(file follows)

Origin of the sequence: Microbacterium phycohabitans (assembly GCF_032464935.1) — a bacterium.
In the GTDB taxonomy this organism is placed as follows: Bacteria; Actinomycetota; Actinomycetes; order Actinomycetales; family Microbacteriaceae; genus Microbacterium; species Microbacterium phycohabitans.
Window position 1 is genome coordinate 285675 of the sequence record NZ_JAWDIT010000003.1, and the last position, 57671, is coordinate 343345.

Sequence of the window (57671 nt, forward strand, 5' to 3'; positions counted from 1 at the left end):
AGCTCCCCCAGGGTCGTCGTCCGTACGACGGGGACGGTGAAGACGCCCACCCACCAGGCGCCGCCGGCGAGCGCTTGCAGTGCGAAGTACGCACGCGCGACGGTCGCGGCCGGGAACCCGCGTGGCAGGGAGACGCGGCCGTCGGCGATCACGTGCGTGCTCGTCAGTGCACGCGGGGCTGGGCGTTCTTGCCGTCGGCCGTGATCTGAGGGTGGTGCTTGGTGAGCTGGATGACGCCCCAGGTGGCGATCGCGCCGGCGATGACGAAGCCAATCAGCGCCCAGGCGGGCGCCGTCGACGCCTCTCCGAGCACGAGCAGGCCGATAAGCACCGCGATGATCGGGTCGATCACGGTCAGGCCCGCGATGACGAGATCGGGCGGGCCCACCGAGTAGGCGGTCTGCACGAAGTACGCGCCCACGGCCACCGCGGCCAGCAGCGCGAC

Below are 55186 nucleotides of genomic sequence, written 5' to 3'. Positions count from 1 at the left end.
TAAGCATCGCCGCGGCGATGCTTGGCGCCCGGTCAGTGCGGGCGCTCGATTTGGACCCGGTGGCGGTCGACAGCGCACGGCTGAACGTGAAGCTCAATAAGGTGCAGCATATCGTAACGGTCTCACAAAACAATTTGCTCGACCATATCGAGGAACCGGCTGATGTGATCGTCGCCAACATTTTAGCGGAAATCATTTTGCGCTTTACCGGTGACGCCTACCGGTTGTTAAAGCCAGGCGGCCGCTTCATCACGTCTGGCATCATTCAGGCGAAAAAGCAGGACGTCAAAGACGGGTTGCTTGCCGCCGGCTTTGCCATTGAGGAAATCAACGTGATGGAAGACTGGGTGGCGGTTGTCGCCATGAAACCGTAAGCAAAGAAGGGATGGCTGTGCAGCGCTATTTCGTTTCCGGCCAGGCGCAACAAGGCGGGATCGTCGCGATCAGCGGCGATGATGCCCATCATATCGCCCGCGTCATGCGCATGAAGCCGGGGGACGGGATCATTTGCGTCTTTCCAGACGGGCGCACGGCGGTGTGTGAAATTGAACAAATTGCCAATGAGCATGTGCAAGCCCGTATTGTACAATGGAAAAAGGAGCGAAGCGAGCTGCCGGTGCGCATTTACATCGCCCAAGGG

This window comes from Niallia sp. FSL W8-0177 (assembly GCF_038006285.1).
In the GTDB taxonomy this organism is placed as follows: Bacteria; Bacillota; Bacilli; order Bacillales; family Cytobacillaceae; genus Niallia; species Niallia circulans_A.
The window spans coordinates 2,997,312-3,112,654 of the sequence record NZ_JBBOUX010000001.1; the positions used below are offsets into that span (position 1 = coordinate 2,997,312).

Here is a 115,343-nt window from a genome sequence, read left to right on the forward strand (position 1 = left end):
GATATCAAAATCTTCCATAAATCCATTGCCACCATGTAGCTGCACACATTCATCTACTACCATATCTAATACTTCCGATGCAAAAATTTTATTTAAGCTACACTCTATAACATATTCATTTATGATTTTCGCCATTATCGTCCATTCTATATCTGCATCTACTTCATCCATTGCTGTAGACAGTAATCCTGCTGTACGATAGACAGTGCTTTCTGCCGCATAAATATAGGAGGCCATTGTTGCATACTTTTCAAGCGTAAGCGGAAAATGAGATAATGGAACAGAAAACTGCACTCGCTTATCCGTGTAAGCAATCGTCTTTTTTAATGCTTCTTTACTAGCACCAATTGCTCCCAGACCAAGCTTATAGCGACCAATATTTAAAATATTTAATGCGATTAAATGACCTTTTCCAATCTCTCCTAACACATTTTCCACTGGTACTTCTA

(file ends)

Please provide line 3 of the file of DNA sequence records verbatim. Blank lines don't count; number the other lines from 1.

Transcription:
Window position 1 is genome coordinate 285675 of the sequence record NZ_JAWDIT010000003.1, and the last position, 57671, is coordinate 343345.